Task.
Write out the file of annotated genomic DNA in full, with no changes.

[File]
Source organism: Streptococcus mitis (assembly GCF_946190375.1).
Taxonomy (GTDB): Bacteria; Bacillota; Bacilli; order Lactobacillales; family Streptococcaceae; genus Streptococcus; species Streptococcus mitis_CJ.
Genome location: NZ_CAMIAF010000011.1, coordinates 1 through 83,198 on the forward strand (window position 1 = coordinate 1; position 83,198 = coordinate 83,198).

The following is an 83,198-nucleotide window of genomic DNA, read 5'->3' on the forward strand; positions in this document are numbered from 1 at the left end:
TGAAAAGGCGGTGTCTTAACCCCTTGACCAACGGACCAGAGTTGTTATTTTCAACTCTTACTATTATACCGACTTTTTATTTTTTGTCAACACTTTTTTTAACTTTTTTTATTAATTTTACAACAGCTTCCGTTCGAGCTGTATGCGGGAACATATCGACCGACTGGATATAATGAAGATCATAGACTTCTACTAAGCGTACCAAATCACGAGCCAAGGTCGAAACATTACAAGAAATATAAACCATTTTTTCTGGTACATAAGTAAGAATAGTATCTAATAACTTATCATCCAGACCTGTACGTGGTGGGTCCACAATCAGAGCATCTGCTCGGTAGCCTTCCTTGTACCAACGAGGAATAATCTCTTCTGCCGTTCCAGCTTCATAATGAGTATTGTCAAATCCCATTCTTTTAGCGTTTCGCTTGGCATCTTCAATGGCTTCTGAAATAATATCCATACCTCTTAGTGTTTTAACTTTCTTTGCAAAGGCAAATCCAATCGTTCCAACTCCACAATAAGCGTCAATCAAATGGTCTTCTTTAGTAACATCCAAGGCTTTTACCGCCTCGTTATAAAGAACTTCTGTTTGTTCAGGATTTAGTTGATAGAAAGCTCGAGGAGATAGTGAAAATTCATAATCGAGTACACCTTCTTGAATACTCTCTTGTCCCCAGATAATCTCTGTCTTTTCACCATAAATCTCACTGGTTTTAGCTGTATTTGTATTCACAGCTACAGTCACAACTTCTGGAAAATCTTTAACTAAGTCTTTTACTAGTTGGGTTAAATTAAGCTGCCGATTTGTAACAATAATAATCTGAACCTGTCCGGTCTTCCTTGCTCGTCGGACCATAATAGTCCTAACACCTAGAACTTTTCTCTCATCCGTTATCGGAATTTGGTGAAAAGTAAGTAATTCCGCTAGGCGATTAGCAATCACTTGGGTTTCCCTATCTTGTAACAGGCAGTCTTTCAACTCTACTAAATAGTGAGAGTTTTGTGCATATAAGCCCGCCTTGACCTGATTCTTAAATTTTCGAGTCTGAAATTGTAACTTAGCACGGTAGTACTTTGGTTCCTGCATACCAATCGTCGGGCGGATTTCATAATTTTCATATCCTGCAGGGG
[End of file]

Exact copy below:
Source organism: Streptococcus mitis (assembly GCF_946190375.1).
Taxonomy (GTDB): Bacteria; Bacillota; Bacilli; order Lactobacillales; family Streptococcaceae; genus Streptococcus; species Streptococcus mitis_CJ.
Genome location: NZ_CAMIAF010000011.1, coordinates 1 through 83,198 on the forward strand (window position 1 = coordinate 1; position 83,198 = coordinate 83,198).

The following is an 83,198-nucleotide window of genomic DNA, read 5'->3' on the forward strand; positions in this document are numbered from 1 at the left end:
TGAAAAGGCGGTGTCTTAACCCCTTGACCAACGGACCAGAGTTGTTATTTTCAACTCTTACTATTATACCGACTTTTTATTTTTTGTCAACACTTTTTTTAACTTTTTTTATTAATTTTACAACAGCTTCCGTTCGAGCTGTATGCGGGAACATATCGACCGACTGGATATAATGAAGATCATAGACTTCTACTAAGCGTACCAAATCACGAGCCAAGGTCGAAACATTACAAGAAATATAAACCATTTTTTCTGGTACATAAGTAAGAATAGTATCTAATAACTTATCATCCAGACCTGTACGTGGTGGGTCCACAATCAGAGCATCTGCTCGGTAGCCTTCCTTGTACCAACGAGGAATAATCTCTTCTGCCGTTCCAGCTTCATAATGAGTATTGTCAAATCCCATTCTTTTAGCGTTTCGCTTGGCATCTTCAATGGCTTCTGAAATAATATCCATACCTCTTAGTGTTTTAACTTTCTTTGCAAAGGCAAATCCAATCGTTCCAACTCCACAATAAGCGTCAATCAAATGGTCTTCTTTAGTAACATCCAAGGCTTTTACCGCCTCGTTATAAAGAACTTCTGTTTGTTCAGGATTTAGTTGATAGAAAGCTCGAGGAGATAGTGAAAATTCATAATCGAGTACACCTTCTTGAATACTCTCTTGTCCCCAGATAATCTCTGTCTTTTCACCATAAATCTCACTGGTTTTAGCTGTATTTGTATTCACAGCTACAGTCACAACTTCTGGAAAATCTTTAACTAAGTCTTTTACTAGTTGGGTTAAATTAAGCTGCCGATTTGTAACAATAATAATCTGAACCTGTCCGGTCTTCCTTGCTCGTCGGACCATAATAGTCCTAACACCTAGAACTTTTCTCTCATCCGTTATCGGAATTTGGTGAAAAGTAAGTAATTCCGCTAGGCGATTAGCAATCACTTGGGTTTCCCTATCTTGTAACAGGCAGTCTTTCAACTCTACTAAATAGTGAGAGTTTTGTGCATATAAGCCCGCCTTGACCTGATTCTTAAATTTTCGAGTCTGAAATTGTAACTTAGCACGGTAGTACTTTGGTTCCTGCATACCAATCGTCGGGCGGATTTCATAATTTTCATATCCTGCAGGGG